However, yesterday Kamket told the Star he is his own man.

“This is a Private Member’s Bill and I have brought it as Tiaty MP. I have talked to a number of my colleagues for support. I expect a lot of support from my colleagues in the coalition because the Bill is for the posterity of this country,” said the former Speaker of the Country Assembly of Baringo.

“The Bill seeks to give Parliament more powers and I don’t think there is any Member who will oppose,” he added.

According to Kamket, his proposal will end the secession talk and protests about marginalization.

“I want the parliamentary system back because the presidential system is too restrictive and does not open the democratic space. We want the Executive to be held directly accountable because now it is far removed from Parliament and MPs are speaking to themselves. I want ministers to come from Parliament because, currently, we have foreigners as Cabinet Secretaries,” he said.

Raila and his influential thinkers in ODM have in the past preferred the parliamentary system as the panacea for Kenya’s choking tribalism and regionalism.

“We need parliamentary democracy where the party with a majority of MPs forms the government. It is the only way through which a person from a small community like the Maasai or Samburu can ascend to power. It is a system which has worked very well in mature democracies all over the world,” Raila said in 2013.

The new Bill will however require to be subjected to a constitutional referendum. Article 255 of the Constitution makes it mandatory for any amendment relating to the term of office of the President, the functions of Parliament as well as the structure of devolved government to be subjected to a popular vote.

The Bill becomes the third initiative aimed at amending the Constitution. The Ekuru Aukot-led Thirdway Alliance has already commenced plans to amend the Constitution and reduce the number of elected Members to 100 by abolishing the current constituencies. Like the Kamket Bill, it also seeks to use the current counties as the electoral areas to vote for Senators and Members of the National Assembly. Unlike the Kamket Bill, the Thirdway Alliance however prefers direct universal suffrage.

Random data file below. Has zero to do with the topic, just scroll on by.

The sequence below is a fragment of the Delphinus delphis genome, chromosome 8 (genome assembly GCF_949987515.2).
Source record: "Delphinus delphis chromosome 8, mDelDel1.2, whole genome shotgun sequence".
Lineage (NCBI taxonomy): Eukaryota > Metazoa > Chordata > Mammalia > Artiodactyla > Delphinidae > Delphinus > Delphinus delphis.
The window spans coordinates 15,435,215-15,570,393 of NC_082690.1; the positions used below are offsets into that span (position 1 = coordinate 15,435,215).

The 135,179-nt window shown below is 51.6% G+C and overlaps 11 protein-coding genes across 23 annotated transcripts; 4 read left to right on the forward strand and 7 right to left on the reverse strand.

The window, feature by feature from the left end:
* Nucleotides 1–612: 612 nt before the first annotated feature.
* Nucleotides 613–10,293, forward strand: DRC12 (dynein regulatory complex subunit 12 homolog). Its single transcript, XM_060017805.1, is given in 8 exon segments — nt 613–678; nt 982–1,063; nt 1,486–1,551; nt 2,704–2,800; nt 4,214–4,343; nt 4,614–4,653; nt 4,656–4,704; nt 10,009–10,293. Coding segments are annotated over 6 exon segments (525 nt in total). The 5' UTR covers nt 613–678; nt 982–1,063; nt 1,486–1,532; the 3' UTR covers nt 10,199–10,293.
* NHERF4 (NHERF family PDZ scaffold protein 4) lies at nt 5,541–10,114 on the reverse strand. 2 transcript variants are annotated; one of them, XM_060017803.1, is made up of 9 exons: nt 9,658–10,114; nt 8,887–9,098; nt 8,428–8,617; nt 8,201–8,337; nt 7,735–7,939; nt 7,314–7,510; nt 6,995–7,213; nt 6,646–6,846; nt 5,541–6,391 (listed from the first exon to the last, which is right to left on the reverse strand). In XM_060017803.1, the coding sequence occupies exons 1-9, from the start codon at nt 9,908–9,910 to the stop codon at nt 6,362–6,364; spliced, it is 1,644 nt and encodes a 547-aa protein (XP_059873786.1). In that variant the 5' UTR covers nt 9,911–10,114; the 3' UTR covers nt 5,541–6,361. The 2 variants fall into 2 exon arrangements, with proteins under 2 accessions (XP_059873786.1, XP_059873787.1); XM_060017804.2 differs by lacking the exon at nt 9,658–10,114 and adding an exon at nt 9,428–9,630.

Last week, Jubilee Majority leader Aden Duale published a Bill to amend the Constitution to provide for top-up of MPs to comply with the two-thirds gender rule.

what?? echos of change the constitution again four decades later?. Any other source reporting this apart from the star?

Heard the same kwa News za saa moja kwa radio.

was on tv jana usiku.

Draft bill: President to serve one term, PM to head government - The Standard

-kanu is not Jubilee! ask @jaymoh
-no matter how they massage this thing, rwnebp!
-any bill that alters the constitution must be subjected to a refurendum, good-luck with that.

Let them organize a referendum on this. But the issue of affirmative action on elected posts defeats democratic ideals. Even first world countries do not have such.

Deeply conservative and patriarchal societies such as Pakistan have had powerful female PMs without such affirmative action

Can a referendum have three choices? Two new adoptions with the third option being NO to both?

Gideon Moi is working too hard.

lets wait and see

and create a PM who will be an elected MP and Leader of Government Business.

Ken Okoth inje mwenye hiyo will be coming for it come 2022.

in as much as RWNBP, Nyanza will never vote hizi upusi tena

That is a good idea but the electoral manipulation genie is out of the bag and so without a meaningful electoral reform process it will be just another white elephant project.

what reforms do you desire? what’s wrong with current system?

What’s wrong?
Where were you in 2017.

papa hapa